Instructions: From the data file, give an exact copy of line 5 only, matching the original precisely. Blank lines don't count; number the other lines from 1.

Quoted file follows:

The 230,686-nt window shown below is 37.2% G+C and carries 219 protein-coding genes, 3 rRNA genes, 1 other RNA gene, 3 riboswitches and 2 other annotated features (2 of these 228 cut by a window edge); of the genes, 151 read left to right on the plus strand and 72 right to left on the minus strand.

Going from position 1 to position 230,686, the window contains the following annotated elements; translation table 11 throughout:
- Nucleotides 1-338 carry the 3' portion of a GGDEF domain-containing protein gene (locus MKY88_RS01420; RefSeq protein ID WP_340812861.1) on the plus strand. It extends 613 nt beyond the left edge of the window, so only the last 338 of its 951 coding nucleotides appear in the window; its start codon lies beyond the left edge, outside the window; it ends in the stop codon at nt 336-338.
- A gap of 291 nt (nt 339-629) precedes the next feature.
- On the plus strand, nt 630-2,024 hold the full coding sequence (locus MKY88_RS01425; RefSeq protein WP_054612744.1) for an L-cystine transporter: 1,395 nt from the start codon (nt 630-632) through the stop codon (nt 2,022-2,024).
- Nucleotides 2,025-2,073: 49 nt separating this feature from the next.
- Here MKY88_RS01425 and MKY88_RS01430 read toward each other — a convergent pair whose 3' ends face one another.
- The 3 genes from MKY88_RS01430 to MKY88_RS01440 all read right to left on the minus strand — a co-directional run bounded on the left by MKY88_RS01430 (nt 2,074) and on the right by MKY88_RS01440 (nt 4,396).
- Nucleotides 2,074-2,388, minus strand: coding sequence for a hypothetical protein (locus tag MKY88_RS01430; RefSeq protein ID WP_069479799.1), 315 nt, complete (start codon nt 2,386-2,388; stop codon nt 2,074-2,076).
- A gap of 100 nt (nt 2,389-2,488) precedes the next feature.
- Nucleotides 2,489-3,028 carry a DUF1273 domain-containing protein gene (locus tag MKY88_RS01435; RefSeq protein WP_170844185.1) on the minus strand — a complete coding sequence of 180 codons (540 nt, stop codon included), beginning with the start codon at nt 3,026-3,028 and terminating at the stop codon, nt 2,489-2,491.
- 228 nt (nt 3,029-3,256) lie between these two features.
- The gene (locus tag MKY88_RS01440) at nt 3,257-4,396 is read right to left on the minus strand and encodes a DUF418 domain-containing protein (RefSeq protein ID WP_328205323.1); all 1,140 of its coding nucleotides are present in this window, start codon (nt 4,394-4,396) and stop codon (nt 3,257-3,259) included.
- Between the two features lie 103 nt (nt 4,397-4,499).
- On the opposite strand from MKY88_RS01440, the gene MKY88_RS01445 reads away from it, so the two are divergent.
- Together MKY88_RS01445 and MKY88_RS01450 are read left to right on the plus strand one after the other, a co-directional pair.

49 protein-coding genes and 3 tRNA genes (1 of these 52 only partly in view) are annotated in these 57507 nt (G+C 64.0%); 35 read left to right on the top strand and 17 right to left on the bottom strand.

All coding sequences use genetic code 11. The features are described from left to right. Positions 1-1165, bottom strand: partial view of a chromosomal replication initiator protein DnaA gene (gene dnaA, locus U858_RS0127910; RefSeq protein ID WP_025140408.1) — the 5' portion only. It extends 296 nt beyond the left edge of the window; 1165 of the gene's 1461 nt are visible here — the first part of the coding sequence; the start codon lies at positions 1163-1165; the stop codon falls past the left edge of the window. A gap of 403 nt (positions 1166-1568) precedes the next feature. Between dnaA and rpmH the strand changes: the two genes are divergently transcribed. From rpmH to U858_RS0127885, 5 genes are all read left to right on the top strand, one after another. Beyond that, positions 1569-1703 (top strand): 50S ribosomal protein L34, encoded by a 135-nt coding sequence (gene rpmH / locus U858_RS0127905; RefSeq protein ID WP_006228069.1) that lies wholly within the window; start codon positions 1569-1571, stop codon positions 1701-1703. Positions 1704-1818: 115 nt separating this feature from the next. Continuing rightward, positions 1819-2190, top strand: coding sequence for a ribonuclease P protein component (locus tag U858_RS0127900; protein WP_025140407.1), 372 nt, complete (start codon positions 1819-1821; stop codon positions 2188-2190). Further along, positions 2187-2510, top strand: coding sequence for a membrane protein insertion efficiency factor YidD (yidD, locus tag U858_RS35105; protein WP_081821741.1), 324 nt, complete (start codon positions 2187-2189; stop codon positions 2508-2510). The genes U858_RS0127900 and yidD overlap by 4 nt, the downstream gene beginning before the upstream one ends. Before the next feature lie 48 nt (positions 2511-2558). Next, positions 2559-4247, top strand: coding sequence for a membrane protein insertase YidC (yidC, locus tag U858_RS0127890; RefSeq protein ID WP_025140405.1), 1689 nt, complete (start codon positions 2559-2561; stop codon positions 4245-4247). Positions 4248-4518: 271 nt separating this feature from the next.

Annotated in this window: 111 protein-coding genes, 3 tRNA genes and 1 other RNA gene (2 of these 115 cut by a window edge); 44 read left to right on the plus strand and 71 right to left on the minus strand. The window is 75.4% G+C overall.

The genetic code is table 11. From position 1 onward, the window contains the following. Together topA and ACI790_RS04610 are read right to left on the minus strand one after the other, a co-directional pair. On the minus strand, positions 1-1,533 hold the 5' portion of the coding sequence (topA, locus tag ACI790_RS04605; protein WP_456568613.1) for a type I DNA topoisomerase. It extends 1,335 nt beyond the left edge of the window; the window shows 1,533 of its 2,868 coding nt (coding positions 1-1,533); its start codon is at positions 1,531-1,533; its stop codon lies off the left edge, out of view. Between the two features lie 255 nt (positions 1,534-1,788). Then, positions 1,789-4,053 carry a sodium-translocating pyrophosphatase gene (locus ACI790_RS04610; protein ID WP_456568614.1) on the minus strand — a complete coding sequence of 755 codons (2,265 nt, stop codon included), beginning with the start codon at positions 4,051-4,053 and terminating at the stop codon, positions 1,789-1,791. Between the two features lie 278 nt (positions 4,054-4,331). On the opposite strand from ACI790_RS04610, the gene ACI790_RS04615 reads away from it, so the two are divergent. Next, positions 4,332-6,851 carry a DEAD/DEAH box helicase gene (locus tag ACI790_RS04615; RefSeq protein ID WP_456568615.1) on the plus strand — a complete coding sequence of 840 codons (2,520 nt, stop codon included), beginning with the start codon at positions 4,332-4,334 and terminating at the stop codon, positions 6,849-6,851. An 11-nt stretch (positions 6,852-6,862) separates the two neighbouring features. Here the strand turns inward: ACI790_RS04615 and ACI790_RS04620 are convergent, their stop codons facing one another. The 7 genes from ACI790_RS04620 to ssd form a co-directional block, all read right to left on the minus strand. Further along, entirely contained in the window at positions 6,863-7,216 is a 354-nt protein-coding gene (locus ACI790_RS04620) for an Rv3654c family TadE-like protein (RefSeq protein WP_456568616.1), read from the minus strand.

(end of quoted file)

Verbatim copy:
- On the plus strand, nt 630-2,024 hold the full coding sequence (locus MKY88_RS01425; RefSeq protein WP_054612744.1) for an L-cystine transporter: 1,395 nt from the start codon (nt 630-632) through the stop codon (nt 2,022-2,024).